Democrats may be reluctant publicize what items they will drop for fear of offending key allies and interest groups unless Manchin agrees to a deal first. Another stumbling block is that Congress is facing a February 18 deadline to fund the government, a sophisticated bipartisan negotiation that a public breakthrough in the Build Back Better talks could have. could be complicated by activating the Republican opposition.

One damage of the amendment could be monthly child tax credit payments, at least in its recent form that expired this month. Democratic leaders are not willing to give up, but it will be difficult to expand costly policy in a way that pleases Manchin.

“The child tax credit is a tangible benefit to families right now as they’re dealing with Omicron and additional costs, so we’re going to fight like hell for it,” Wyden said.

The permanent expansion of enhanced child payments will cost about $1.6 trillion over the next decade, according to the Congressional Budget Office. Even the original $3.5 trillion Build Back Better plan opted for a five-year extension to make room for other priorities. The House bill only includes a one-year extension, but would make a key anti-poverty feature – refundable tax credits – permanent. However, making things more difficult for those who favor the backers of that credit is the ability to pay in full is a feature Manchin is particularly skeptical of.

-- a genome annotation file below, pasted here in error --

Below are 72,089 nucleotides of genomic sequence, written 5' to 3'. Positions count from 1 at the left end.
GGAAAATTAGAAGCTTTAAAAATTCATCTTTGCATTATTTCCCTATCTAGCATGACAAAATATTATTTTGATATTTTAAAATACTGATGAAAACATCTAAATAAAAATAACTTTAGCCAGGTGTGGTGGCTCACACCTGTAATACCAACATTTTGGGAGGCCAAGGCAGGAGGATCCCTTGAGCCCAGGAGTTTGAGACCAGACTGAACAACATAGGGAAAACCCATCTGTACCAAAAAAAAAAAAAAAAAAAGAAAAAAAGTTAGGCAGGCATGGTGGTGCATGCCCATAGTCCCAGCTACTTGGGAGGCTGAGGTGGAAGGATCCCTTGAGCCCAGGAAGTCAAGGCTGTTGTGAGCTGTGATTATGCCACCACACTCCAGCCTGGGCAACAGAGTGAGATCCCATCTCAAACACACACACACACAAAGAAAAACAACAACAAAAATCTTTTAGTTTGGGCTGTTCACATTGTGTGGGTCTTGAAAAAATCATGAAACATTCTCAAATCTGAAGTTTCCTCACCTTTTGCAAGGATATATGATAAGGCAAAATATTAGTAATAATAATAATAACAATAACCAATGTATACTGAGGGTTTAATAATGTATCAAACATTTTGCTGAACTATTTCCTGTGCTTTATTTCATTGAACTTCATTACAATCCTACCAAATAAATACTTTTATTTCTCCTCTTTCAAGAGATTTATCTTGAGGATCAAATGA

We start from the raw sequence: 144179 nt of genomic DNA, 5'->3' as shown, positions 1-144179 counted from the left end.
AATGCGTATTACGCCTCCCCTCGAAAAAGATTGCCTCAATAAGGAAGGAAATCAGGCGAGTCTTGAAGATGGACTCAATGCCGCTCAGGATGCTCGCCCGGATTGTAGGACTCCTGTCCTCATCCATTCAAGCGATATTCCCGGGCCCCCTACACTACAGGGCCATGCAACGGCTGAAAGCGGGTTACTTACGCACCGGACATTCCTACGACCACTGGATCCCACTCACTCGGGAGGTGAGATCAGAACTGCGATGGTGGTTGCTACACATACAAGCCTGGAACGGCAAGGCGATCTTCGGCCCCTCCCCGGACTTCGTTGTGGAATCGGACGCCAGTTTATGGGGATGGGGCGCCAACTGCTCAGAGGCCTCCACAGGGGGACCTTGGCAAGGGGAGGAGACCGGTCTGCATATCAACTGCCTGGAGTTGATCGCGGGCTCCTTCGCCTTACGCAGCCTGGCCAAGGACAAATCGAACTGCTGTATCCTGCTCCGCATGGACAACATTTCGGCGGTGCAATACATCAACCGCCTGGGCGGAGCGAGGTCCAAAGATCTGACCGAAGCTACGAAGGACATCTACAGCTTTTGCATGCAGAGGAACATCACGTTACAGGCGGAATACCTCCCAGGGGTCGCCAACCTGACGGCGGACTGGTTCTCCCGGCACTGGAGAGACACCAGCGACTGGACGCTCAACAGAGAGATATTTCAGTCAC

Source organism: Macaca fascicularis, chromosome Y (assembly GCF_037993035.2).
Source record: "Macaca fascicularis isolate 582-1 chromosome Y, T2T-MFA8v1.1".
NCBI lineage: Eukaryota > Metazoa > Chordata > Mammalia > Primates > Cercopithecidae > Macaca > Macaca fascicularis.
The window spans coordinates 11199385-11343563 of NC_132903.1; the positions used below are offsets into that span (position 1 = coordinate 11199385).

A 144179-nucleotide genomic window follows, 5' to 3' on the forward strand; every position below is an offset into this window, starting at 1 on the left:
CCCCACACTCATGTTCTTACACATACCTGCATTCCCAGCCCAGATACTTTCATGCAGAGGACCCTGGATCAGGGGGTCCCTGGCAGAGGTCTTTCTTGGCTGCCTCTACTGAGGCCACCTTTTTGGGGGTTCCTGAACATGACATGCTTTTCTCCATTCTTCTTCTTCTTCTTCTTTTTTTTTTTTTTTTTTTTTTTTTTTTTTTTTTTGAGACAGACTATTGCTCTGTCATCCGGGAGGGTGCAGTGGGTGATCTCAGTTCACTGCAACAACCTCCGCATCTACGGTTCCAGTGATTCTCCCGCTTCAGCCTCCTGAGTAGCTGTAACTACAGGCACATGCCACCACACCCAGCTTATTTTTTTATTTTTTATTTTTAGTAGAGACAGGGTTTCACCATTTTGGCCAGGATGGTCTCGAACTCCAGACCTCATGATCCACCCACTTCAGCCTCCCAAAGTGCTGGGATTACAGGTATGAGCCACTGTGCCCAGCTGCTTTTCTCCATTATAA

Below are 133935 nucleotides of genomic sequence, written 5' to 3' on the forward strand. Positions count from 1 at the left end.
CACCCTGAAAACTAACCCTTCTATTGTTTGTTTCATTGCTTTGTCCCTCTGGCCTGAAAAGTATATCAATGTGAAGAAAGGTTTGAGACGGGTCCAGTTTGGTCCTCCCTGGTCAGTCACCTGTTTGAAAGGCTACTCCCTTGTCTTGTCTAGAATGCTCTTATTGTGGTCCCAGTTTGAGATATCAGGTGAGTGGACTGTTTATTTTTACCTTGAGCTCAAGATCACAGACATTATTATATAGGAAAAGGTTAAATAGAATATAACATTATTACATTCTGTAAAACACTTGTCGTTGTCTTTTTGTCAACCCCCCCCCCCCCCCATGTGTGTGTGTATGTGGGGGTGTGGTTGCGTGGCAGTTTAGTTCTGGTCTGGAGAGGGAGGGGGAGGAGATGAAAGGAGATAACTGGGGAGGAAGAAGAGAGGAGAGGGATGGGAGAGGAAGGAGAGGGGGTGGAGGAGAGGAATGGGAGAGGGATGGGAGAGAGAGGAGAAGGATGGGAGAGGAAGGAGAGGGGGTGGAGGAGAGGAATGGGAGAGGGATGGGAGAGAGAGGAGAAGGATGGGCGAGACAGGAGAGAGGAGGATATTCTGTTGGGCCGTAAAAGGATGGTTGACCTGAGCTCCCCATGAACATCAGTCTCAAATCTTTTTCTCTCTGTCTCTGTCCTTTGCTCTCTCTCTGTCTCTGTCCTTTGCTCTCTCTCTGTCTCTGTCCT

However, Senate Democrats are still exploring smaller iterations of the Child Tax Credit with more modest credits, a narrower income range, and even a W- 2 in response to Manchin’s concern about non-working people receiving benefits.

The fate of an expanded state and local tax – or SALT – deduction is also unclear because Representatives Tom Suozzi, DN.Y., Josh Gottheimer, DN.J. and Mikie Sherrill, DN.J., restated their need in a statement Thursday: “No SALT, no deal.”

Speaker Nancy Pelosi opposed the idea of ​​breaking up the bill and voting it on pieces, noting that the virus evidence mediation process might not be practical for a second bill.

“What the president calls a block, I hope will be a big bill in the future. It could be more restrictive. But it’s still very important,” she told reporters on Thursday. “Remember this: This is a collation bill, so when people say break it up, they don’t understand the process.”

She said Democrats may have to “rename” the bill. Manchin says he is ready to talk. Can Democrats sell him on a new ‘Build Back Better’?

Jake Nichol